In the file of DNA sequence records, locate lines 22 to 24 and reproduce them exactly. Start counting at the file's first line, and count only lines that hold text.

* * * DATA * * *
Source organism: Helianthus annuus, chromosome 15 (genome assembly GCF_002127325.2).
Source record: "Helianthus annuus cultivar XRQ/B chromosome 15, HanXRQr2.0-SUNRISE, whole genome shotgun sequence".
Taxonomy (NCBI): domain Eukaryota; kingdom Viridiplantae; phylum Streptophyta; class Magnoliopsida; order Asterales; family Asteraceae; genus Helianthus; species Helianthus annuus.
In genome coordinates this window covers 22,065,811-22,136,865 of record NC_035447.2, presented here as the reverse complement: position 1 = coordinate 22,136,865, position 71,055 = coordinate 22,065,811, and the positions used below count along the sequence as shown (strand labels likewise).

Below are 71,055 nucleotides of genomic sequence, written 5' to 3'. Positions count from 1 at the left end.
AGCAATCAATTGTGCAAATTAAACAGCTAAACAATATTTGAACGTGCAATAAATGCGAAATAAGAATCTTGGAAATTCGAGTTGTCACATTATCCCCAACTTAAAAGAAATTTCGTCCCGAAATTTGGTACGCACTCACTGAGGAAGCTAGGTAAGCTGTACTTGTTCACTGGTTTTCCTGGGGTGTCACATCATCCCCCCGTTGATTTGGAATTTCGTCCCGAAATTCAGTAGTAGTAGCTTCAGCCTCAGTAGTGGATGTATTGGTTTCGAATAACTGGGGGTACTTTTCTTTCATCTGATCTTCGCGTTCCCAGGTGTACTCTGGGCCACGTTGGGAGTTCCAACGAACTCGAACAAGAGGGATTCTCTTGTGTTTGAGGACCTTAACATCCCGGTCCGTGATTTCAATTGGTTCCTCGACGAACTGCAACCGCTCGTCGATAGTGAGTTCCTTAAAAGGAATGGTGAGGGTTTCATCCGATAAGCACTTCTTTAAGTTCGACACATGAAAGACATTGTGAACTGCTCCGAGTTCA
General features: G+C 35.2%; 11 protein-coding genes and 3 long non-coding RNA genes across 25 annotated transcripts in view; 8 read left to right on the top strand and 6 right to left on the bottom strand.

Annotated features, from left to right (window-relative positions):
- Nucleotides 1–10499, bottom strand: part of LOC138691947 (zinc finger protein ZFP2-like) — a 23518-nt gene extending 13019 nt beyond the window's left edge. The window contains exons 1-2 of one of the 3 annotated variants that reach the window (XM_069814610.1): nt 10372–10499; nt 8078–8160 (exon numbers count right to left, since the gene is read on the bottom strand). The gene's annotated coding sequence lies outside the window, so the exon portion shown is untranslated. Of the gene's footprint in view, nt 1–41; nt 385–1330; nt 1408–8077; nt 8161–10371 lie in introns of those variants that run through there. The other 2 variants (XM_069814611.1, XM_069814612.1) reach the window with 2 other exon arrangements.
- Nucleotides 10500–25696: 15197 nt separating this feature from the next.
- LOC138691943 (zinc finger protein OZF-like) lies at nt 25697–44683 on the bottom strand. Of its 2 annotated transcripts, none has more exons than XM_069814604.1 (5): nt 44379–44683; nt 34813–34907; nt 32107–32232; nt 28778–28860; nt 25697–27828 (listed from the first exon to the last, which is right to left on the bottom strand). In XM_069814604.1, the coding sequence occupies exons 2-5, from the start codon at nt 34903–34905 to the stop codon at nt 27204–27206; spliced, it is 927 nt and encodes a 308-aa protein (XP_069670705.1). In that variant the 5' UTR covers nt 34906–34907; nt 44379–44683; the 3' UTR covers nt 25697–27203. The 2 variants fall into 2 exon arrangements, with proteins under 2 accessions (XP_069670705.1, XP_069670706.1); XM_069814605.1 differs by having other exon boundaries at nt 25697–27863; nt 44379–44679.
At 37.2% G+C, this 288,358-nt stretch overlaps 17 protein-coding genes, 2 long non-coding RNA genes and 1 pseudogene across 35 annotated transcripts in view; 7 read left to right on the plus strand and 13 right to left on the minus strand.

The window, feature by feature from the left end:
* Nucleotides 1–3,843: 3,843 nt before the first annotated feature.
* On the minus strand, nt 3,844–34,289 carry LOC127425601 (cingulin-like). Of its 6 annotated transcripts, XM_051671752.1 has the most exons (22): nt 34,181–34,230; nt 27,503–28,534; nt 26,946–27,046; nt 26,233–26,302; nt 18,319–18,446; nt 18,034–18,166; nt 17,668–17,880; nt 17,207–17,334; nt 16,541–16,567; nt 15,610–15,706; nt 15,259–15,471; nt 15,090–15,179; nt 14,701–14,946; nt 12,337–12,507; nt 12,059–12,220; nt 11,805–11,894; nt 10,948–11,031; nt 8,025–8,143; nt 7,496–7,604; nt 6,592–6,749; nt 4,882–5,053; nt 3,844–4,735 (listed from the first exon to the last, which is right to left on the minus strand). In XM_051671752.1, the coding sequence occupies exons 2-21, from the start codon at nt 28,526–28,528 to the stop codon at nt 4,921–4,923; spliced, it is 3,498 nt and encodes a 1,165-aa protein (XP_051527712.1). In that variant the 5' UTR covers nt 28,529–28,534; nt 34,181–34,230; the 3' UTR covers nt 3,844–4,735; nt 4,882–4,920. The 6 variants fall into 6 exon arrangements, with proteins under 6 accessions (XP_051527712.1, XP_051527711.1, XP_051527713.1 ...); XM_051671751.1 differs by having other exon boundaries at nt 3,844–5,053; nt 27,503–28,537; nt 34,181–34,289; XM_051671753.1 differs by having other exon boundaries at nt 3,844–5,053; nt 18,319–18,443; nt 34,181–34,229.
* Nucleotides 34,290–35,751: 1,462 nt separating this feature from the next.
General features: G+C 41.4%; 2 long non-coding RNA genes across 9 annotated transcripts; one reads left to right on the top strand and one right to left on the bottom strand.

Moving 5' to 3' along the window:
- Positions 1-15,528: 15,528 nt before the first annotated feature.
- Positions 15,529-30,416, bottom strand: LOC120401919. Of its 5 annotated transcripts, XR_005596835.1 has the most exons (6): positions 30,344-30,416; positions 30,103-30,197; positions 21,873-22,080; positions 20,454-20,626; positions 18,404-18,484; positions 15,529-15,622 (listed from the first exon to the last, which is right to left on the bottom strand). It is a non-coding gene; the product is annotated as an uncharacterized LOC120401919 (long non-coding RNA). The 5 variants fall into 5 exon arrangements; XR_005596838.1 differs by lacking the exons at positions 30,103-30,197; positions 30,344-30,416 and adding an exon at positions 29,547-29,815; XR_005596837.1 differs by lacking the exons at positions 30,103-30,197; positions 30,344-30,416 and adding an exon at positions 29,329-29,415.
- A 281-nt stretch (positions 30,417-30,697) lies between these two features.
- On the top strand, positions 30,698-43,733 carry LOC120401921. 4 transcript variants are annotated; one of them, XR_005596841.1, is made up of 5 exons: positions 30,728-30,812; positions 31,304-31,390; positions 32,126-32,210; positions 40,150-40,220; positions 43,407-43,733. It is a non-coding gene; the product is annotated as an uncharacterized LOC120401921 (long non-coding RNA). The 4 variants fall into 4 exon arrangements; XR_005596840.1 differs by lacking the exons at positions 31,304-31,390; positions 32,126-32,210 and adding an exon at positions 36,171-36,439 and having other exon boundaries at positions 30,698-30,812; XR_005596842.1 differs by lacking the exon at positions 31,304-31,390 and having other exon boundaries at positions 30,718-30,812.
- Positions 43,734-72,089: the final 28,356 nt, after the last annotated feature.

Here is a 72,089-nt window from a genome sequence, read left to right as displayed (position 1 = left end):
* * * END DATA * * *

- On the top strand, positions 30,698-43,733 carry LOC120401921. 4 transcript variants are annotated; one of them, XR_005596841.1, is made up of 5 exons: positions 30,728-30,812; positions 31,304-31,390; positions 32,126-32,210; positions 40,150-40,220; positions 43,407-43,733. It is a non-coding gene; the product is annotated as an uncharacterized LOC120401921 (long non-coding RNA). The 4 variants fall into 4 exon arrangements; XR_005596840.1 differs by lacking the exons at positions 31,304-31,390; positions 32,126-32,210 and adding an exon at positions 36,171-36,439 and having other exon boundaries at positions 30,698-30,812; XR_005596842.1 differs by lacking the exon at positions 31,304-31,390 and having other exon boundaries at positions 30,718-30,812.
- Positions 43,734-72,089: the final 28,356 nt, after the last annotated feature.

Here is a 72,089-nt window from a genome sequence, read left to right as displayed (position 1 = left end):